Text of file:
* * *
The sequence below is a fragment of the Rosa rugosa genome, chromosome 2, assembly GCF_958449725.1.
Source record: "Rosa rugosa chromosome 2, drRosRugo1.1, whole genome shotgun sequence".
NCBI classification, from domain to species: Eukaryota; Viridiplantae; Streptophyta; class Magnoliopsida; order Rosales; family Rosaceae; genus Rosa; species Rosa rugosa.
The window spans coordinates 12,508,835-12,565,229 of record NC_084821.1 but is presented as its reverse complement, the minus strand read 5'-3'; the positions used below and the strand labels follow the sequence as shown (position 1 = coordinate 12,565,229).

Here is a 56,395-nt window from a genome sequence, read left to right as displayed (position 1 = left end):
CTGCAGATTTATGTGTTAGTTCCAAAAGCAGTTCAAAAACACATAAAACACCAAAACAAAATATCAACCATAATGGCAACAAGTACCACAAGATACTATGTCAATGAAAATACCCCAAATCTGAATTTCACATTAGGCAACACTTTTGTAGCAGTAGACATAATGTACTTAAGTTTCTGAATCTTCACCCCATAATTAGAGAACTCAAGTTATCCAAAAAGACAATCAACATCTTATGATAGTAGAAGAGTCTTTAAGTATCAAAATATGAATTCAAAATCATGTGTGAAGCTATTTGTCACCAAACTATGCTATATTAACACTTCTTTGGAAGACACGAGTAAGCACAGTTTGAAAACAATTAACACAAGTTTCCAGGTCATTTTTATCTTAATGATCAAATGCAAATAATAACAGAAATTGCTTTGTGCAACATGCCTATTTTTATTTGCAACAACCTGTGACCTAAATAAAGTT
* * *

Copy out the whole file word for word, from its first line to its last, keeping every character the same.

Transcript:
The sequence below is a fragment of the Rosa rugosa genome, chromosome 2, assembly GCF_958449725.1.
Source record: "Rosa rugosa chromosome 2, drRosRugo1.1, whole genome shotgun sequence".
NCBI classification, from domain to species: Eukaryota; Viridiplantae; Streptophyta; class Magnoliopsida; order Rosales; family Rosaceae; genus Rosa; species Rosa rugosa.
The window spans coordinates 12,508,835-12,565,229 of record NC_084821.1 but is presented as its reverse complement, the minus strand read 5'-3'; the positions used below and the strand labels follow the sequence as shown (position 1 = coordinate 12,565,229).

Here is a 56,395-nt window from a genome sequence, read left to right as displayed (position 1 = left end):
CTGCAGATTTATGTGTTAGTTCCAAAAGCAGTTCAAAAACACATAAAACACCAAAACAAAATATCAACCATAATGGCAACAAGTACCACAAGATACTATGTCAATGAAAATACCCCAAATCTGAATTTCACATTAGGCAACACTTTTGTAGCAGTAGACATAATGTACTTAAGTTTCTGAATCTTCACCCCATAATTAGAGAACTCAAGTTATCCAAAAAGACAATCAACATCTTATGATAGTAGAAGAGTCTTTAAGTATCAAAATATGAATTCAAAATCATGTGTGAAGCTATTTGTCACCAAACTATGCTATATTAACACTTCTTTGGAAGACACGAGTAAGCACAGTTTGAAAACAATTAACACAAGTTTCCAGGTCATTTTTATCTTAATGATCAAATGCAAATAATAACAGAAATTGCTTTGTGCAACATGCCTATTTTTATTTGCAACAACCTGTGACCTAAATAAAGTT